Citing the example of a militant Egyptian group that formed a political party to participate in elections, Mr. Bokhari argued that “though such groups remain opposed to democracy in theory, they are willing to participate in electoral politics to enhance their influence over the state. Extremist groups thus become incorporated into existing institutions and try to push radical changes from within the system.”

Chinese ambiguity about Pakistani policy goes beyond shielding Mr. Azhar from being designated. A Chinese-Pakistani draft plan last year identified as risks to CPEC “Pakistani politics, such as competing parties, religion, tribes, terrorists, and Western intervention” as well as security. “The security situation is the worst in recent years,” the plan said.

Security has since improved substantially in significant parts of Pakistan. The question, however, is whether integration of militants into the political process would stabilize Pakistani politics in the absence of a concerted effort to counter mounting ultra-conservative religious fervour in the country. It may be too early to judge, but so far the answer has to be no.

Dr. James M. Dorsey is a senior fellow at the S. Rajaratnam School of International Studies, co-director of the University of Würzburg’s Institute for Fan Culture, and co-host of the New Books in Middle Eastern Studies podcast. James is the author of The Turbulent World of Middle East Soccer blog, a book with the same title as well as Comparative Political Transitions between Southeast Asia and the Middle East and North Africa, co-authored with Dr. Teresita Cruz-Del Rosario,  Shifting Sands, Essays on Sports and Politics in the Middle East and North Africa, and the forthcoming China and the Middle East: Venturing into the Maelstrom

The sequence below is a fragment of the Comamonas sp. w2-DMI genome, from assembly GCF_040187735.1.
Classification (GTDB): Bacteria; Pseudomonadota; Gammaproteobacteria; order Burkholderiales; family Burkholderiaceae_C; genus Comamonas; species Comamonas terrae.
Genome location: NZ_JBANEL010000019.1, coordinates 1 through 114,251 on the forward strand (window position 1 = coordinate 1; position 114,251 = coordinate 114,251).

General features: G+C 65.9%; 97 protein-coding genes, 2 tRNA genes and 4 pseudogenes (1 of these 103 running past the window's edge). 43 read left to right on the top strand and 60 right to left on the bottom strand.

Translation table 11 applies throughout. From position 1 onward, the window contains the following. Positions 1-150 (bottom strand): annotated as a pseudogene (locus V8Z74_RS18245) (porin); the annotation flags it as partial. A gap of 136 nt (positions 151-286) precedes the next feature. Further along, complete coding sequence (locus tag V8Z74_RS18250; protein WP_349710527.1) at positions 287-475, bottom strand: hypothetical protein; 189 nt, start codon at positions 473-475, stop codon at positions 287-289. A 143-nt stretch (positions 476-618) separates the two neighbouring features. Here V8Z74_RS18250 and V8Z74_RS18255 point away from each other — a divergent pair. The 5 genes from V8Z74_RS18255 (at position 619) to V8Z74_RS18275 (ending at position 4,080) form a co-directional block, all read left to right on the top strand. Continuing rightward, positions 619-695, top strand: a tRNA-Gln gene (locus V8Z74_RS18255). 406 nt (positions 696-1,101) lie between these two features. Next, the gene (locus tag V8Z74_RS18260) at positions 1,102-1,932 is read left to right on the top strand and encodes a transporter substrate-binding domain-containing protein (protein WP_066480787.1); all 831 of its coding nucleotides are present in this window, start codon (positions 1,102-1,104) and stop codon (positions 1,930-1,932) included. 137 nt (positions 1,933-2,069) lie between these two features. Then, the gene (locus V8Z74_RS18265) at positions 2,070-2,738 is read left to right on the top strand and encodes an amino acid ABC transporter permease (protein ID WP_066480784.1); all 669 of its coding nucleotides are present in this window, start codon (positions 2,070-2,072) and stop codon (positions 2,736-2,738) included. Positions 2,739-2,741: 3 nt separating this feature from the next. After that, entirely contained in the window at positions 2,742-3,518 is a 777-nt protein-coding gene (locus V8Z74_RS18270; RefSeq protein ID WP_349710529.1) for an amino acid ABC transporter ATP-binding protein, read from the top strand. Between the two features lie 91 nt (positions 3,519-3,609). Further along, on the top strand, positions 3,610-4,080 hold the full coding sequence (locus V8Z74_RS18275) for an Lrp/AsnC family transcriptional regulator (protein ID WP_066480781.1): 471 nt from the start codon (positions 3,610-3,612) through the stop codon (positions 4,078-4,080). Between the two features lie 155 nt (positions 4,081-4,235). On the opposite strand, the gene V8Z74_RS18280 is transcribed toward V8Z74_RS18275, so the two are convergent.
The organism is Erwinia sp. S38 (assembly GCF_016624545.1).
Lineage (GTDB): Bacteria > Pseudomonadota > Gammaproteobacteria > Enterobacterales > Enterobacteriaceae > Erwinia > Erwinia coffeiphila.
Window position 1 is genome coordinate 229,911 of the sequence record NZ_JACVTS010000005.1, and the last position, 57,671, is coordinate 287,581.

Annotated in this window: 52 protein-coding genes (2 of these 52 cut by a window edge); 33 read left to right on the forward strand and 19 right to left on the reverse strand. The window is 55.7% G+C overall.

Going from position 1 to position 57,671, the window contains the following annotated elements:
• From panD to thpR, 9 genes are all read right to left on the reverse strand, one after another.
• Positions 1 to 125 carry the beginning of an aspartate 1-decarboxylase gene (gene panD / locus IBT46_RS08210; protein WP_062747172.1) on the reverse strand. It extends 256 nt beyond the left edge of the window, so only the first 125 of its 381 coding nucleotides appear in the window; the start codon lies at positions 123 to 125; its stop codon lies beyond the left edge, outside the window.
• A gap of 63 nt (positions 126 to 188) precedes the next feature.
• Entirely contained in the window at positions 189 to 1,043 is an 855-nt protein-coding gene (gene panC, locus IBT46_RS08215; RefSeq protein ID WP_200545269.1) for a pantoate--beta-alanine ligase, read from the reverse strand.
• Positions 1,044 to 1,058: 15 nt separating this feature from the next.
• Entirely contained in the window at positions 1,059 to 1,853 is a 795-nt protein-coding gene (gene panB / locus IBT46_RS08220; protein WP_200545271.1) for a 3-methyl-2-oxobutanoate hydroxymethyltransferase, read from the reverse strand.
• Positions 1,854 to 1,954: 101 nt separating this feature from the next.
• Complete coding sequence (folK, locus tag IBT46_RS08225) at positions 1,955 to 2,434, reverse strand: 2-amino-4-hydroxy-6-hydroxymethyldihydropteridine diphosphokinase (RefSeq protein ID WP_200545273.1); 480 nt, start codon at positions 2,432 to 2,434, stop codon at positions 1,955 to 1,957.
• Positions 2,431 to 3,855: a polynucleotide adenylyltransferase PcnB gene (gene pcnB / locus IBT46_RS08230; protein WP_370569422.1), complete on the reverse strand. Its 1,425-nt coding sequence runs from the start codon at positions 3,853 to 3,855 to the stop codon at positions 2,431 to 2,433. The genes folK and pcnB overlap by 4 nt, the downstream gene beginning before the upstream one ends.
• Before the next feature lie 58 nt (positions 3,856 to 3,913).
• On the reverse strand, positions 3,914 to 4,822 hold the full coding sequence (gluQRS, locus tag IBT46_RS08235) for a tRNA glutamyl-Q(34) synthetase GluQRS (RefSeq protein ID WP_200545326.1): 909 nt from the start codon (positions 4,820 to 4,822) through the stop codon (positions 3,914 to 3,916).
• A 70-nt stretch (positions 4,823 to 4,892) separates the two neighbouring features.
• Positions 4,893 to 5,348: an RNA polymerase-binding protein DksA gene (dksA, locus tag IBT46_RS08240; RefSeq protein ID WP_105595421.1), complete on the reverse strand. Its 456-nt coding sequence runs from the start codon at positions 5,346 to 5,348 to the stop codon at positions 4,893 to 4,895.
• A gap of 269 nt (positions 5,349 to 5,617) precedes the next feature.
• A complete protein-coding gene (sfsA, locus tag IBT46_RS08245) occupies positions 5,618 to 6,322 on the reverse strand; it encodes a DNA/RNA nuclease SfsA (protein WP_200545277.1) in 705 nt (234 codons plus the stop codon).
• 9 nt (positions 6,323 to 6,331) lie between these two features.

Monday, May 14, 2018

Trump’s abrogation of Iran deal may put his America First policy to the test


Credit: Iran Front Page

By James M. Dorsey

President Donald J. Trump’s abrogation of the 2015 international nuclear agreement with Iran is likely to put his America First policy to the test.

Mr. Trump’s decision to walk away from the agreement that curbed Iran’s nuclear program risks fuelling a nuclear race in the Middle East, particularly if Iran decides that the US withdrawal has rendered the deal unbeneficial.

Competition for a slice of the Middle East’s nuclear pie is already in full swing with Saudi Arabia emerging as one of the world’s largest and most immediate export markets.

To ensure that the United States remains competitive, Mr. Trump is likely to have to compromise on strict US conditions that have governed US nuclear exports until now.

Failure to do so could deprive America’s nuclear industry of its best option for recovery from the fallout of overregulation, foreign competition and the rise of rival energy sources, including gas and renewables.